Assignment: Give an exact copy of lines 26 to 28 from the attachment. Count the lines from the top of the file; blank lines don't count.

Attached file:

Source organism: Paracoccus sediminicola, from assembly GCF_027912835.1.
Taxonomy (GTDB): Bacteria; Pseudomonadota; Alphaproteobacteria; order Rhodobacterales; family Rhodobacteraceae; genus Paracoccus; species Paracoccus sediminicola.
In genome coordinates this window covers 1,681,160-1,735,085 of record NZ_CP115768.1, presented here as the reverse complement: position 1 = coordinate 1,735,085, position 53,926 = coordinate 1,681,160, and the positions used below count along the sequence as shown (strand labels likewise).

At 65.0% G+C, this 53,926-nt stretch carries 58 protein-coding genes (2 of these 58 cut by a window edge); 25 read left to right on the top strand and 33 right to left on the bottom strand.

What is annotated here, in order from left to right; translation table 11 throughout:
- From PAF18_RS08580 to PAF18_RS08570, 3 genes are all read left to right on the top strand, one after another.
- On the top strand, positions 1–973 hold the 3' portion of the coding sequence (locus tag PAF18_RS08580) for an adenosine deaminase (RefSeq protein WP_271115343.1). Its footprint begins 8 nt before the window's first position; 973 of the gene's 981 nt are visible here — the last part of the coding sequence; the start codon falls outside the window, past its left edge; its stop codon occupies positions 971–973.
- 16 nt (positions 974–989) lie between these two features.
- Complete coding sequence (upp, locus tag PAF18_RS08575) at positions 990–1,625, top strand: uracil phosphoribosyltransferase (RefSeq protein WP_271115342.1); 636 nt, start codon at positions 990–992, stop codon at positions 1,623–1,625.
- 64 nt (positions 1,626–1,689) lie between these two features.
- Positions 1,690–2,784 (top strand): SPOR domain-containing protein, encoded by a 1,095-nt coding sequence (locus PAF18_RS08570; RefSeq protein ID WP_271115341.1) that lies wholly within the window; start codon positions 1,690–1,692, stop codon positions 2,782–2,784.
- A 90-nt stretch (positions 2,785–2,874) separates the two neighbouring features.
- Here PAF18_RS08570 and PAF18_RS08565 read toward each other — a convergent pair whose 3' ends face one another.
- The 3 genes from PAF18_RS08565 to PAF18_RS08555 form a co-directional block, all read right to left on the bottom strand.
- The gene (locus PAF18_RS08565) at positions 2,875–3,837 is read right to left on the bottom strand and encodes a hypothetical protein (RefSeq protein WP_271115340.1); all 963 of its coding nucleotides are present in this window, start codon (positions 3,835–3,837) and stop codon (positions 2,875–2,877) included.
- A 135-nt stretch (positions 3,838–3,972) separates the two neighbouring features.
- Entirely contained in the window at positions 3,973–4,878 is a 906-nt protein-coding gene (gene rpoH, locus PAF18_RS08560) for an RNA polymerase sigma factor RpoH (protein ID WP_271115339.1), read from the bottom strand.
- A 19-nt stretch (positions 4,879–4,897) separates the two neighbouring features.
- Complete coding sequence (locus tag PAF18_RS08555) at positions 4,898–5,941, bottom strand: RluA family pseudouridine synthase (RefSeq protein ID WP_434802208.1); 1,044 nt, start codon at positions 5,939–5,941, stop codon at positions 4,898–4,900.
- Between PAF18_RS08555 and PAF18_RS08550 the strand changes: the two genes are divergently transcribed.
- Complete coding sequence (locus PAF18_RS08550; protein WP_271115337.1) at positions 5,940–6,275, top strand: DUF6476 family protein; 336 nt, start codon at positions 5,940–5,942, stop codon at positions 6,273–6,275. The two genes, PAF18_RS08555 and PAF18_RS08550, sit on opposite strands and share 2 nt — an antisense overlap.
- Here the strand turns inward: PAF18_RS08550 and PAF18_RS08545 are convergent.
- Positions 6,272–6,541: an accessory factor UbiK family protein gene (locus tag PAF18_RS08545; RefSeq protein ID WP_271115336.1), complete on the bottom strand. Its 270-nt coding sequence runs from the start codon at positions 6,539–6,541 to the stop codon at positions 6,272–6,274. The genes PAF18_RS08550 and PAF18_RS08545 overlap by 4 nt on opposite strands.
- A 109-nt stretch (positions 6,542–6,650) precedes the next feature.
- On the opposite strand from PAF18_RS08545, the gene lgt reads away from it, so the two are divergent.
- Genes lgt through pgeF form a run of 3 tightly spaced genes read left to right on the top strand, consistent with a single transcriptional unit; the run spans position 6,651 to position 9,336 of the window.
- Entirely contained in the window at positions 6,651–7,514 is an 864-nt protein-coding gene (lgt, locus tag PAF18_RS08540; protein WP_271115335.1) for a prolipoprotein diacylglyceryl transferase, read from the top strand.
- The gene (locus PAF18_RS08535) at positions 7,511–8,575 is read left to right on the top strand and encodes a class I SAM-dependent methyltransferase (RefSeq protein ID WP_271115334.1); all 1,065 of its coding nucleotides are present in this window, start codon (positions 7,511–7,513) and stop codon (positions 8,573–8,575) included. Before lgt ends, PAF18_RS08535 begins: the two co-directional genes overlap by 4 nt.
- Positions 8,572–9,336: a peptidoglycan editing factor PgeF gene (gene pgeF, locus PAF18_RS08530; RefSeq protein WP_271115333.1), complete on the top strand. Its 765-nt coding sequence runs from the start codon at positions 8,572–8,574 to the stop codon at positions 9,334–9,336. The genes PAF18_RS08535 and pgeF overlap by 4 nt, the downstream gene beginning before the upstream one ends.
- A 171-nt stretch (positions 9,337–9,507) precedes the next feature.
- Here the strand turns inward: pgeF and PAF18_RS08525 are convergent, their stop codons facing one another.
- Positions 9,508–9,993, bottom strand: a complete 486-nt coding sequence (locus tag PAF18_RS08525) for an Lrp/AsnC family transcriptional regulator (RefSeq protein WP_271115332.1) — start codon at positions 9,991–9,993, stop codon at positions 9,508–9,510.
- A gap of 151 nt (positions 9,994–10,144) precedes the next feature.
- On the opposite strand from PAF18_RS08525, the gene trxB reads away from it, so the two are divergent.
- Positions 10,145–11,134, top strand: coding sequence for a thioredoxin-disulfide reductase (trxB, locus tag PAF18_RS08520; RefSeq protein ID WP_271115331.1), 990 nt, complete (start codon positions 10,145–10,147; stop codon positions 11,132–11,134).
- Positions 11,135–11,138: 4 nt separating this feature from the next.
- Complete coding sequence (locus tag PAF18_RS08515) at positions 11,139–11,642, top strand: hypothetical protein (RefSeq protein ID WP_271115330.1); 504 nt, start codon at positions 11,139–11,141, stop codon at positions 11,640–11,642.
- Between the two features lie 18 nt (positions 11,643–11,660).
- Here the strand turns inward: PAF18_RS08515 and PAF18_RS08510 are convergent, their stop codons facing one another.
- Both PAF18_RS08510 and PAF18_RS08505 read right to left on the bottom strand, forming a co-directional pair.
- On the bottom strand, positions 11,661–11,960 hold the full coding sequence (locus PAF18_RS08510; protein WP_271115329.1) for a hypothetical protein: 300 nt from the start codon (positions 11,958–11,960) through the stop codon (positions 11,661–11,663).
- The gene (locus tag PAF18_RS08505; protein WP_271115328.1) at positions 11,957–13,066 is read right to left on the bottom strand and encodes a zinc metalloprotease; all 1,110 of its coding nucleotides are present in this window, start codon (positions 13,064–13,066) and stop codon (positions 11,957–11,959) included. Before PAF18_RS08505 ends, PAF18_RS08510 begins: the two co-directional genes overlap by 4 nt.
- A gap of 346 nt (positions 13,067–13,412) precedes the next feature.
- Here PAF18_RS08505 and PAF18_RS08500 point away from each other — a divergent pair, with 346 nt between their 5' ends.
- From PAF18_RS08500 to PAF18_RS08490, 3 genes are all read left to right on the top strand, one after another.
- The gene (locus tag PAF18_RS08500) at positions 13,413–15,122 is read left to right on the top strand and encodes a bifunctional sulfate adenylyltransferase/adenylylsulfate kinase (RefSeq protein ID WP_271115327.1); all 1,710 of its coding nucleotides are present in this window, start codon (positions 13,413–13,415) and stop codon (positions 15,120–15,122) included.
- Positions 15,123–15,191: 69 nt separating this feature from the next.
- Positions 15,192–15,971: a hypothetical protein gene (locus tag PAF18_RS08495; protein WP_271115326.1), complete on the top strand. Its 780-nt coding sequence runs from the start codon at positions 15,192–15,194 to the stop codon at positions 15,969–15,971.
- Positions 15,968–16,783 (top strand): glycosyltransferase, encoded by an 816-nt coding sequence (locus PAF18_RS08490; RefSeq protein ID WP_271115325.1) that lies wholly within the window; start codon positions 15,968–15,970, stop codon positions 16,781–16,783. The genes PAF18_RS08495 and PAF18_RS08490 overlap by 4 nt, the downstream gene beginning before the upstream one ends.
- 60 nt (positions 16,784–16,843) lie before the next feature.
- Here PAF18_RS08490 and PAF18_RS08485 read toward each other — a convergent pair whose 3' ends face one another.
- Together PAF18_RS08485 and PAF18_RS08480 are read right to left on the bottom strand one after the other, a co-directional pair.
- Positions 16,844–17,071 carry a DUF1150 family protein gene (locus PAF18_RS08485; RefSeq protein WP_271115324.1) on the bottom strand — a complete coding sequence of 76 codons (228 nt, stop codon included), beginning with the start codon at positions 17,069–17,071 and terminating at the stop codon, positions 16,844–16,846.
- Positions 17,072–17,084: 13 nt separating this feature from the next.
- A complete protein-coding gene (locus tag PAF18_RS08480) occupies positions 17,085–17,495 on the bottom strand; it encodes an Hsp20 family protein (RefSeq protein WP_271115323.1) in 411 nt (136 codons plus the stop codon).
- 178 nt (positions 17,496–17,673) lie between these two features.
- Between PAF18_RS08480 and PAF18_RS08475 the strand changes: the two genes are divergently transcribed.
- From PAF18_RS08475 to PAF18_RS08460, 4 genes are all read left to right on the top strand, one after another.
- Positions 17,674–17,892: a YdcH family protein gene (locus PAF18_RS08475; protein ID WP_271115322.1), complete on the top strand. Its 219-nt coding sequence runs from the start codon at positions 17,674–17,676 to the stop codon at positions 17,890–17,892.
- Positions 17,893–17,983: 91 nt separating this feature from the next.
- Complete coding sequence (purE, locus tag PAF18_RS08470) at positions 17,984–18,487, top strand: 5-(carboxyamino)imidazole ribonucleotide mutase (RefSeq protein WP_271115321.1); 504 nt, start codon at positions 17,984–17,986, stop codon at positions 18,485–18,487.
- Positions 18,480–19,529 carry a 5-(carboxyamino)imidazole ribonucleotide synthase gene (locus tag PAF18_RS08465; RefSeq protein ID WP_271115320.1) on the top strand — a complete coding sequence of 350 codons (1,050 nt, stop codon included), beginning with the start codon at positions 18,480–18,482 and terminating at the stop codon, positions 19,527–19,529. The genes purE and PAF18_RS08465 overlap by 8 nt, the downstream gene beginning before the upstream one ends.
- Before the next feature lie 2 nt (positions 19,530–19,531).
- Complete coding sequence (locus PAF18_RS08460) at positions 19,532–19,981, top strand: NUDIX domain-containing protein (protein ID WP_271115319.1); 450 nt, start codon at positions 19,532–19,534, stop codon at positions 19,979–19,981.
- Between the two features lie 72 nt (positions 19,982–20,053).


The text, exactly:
- Genes lgt through pgeF form a run of 3 tightly spaced genes read left to right on the top strand, consistent with a single transcriptional unit; the run spans position 6,651 to position 9,336 of the window.
- Entirely contained in the window at positions 6,651–7,514 is an 864-nt protein-coding gene (lgt, locus tag PAF18_RS08540; protein WP_271115335.1) for a prolipoprotein diacylglyceryl transferase, read from the top strand.
- The gene (locus PAF18_RS08535) at positions 7,511–8,575 is read left to right on the top strand and encodes a class I SAM-dependent methyltransferase (RefSeq protein ID WP_271115334.1); all 1,065 of its coding nucleotides are present in this window, start codon (positions 7,511–7,513) and stop codon (positions 8,573–8,575) included. Before lgt ends, PAF18_RS08535 begins: the two co-directional genes overlap by 4 nt.